WHAT ARE SOME COMMON EYE CONDITIONS?
HOW TO IDENTIFY AN EYE CONDITION
There are a variety of vision conditions you should be aware of, which can affect you at different ages and can vary in severity. Below is a general overview of the most common ones; however, you should consult an eyecare professional to correctly diagnose a potential condition.
Can you see clearly close up, but not far away? If so, you could be nearsighted. Nearsightedness, or myopia, happens when light focuses in front of the retina, as opposed to on the retina, usually because the eye is elongated. It’s often passed on genetically, and usually detected between the ages of 8 and 12. Nearsightedness usually worsens during adolescence, and stabilizes in early adulthood.
On the other hand, if close objects are blurry, but you can see distant objects clearly, you could be farsighted. Farsightedness, or hyperopia, occurs when light focuses behind the retina, as opposed to on the retina. This is generally because the eye is shorter than usual. Young children are often slightly farsighted. In most cases, the condition corrects itself as children’s eyes naturally grow in length. However, some children remain farsighted but have enough focusing flexibility to overcome the blur. They are unaware of their condition until they reach presbyopia around age 40.
As we get older, presbyopia becomes more prevalent, and we usually notice it around age 40. The eye’s soft and flexible crystalline lens hardens over time, making it difficult for the eye to focus light onto the retina and see objects clearly up close. Presbyopia eventually affects everyone, no matter how good your vision was when you were younger.
Astigmatism usually involves the outer layer of the eye, called the cornea. When someone has astigmatism, their cornea has one portion with a steeper curve compared to the rest of it. Because the curvature is not equal, vision will be distorted for both near and far objects. Images are blurred because some of the light rays are focused and others are not. Astigmatism is usually a genetically inherited condition, and sometimes occurs in combination with nearsightedness or farsightedness.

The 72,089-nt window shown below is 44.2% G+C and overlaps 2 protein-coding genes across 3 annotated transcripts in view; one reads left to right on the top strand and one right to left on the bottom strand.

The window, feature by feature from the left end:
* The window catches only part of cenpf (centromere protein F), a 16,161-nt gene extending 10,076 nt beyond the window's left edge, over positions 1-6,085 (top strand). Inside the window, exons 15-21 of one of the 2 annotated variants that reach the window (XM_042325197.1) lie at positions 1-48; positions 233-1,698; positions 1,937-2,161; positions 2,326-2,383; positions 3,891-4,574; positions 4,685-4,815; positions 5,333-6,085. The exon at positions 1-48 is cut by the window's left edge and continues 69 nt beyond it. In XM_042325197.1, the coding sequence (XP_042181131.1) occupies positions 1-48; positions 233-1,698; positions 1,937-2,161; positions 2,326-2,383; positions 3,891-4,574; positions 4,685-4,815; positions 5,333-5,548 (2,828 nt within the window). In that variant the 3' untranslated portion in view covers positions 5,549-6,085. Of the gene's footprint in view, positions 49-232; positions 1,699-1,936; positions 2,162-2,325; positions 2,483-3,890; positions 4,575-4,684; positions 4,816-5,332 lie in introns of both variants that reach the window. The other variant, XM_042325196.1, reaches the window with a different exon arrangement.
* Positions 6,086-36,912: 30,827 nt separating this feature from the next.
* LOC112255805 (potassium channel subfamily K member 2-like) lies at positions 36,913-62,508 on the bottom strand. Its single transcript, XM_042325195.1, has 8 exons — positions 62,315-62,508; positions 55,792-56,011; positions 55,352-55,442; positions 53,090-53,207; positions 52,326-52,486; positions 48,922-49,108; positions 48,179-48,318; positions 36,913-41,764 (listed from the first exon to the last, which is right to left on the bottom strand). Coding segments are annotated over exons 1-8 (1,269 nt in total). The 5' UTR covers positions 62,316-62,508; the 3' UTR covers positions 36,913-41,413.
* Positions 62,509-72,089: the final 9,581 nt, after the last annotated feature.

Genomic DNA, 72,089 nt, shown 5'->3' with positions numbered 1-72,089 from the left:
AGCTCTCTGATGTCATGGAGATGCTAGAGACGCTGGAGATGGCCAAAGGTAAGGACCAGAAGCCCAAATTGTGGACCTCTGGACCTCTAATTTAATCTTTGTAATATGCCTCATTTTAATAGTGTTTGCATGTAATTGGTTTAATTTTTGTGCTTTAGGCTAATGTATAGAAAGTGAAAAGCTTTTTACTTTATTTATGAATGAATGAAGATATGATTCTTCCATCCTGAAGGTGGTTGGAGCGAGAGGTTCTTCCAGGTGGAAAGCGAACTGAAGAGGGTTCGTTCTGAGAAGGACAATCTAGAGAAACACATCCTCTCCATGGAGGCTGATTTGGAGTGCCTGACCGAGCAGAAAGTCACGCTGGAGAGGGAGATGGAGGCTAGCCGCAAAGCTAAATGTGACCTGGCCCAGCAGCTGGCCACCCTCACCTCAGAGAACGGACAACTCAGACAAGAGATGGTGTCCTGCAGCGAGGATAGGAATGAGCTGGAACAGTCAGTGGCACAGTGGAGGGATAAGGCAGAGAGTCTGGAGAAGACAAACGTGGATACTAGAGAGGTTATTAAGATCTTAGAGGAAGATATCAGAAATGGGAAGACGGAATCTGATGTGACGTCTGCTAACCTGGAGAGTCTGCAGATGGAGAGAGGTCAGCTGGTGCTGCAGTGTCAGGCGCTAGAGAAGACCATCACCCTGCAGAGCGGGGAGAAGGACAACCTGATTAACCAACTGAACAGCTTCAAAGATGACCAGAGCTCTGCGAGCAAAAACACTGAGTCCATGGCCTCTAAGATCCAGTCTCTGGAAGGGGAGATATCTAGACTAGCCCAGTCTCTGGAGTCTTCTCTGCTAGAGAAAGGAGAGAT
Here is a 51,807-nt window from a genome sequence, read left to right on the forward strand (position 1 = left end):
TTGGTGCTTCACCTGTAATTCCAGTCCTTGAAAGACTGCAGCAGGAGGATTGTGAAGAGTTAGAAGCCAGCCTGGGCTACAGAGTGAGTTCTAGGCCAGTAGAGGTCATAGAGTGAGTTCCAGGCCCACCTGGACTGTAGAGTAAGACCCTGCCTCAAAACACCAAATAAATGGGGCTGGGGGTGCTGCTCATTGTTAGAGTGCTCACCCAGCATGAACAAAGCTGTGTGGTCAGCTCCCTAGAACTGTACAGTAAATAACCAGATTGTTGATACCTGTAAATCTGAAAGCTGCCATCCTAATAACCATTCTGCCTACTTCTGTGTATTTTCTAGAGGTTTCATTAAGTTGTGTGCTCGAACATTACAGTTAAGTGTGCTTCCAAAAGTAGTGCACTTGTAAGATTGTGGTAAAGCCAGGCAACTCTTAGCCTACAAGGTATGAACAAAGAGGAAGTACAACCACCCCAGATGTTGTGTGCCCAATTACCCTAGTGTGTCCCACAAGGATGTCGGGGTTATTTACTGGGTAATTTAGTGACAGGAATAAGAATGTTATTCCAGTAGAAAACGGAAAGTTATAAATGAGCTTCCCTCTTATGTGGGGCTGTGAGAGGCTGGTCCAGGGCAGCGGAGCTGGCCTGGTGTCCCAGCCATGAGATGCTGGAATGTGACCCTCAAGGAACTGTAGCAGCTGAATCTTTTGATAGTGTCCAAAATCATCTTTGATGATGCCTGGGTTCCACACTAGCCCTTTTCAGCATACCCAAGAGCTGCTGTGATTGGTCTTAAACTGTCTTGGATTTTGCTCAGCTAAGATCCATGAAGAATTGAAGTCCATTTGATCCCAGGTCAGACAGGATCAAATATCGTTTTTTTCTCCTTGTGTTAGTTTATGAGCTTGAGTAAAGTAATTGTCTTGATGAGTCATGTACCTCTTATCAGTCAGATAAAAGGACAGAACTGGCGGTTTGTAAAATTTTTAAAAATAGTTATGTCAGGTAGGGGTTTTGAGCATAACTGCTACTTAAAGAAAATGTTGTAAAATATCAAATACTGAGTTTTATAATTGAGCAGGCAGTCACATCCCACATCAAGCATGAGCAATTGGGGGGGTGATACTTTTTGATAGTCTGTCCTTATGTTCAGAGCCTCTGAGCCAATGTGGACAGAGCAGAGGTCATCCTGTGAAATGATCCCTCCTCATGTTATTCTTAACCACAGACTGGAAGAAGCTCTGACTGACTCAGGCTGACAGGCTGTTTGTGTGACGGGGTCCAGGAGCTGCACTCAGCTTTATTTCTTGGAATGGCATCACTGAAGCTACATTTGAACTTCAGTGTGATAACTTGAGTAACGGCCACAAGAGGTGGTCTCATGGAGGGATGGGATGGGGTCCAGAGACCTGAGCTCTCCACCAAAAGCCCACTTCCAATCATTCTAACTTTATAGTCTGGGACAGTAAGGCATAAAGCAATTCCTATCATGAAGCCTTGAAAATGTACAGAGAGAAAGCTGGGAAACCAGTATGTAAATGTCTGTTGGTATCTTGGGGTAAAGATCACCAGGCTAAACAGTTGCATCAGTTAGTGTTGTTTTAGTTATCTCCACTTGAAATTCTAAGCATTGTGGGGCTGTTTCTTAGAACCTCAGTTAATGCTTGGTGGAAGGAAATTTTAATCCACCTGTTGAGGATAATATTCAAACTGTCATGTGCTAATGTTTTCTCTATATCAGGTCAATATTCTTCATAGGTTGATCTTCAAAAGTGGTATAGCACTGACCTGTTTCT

Blurry vision can be an important indicator of vision problems or other health issues. It can affect one eye (unilateral blurred vision) or both eyes (bilateral blurred vision), and whether it occurs often or rarely, it should never go untreated. If you think your vision isn't as sharp as it should be, or haven't had an eye exam within the past year, make an appointment with an independent eyecare professional for a comprehensive eye exam.
Blindness refers to a loss of vision that cannot be corrected with glasses or contact lenses. Partial blindness means you have very limited vision. Complete blindness means you cannot see anything and do not see light. This vision loss may happen suddenly or over a period of time. People with vision that is worse than 20/200 with glasses or contact lenses are considered legally blind in most states in the United States.
A cataract is a cloudy patch that develops on the lens of the eye, called the crystalline lens, leading to blurry, cloudy, and misty vision. In people with cataracts, vision gradually becomes blurry, cloudy, or misty. They may find it more difficult to see at night, their sight may start to take on a yellow or brown tinge, and they may develop double vision or experience a halo effect.
AGE-RELATED MACULAR DEGENERATION (AMD)
AMD is a chronic, progressive disease that causes the degeneration of the retina. It occurs because of premature aging of the macula—the central part of the retina, where clear images are formed from our field of vision. Depending on the severity of the case, people afflicted with AMD can experience a real visual handicap.
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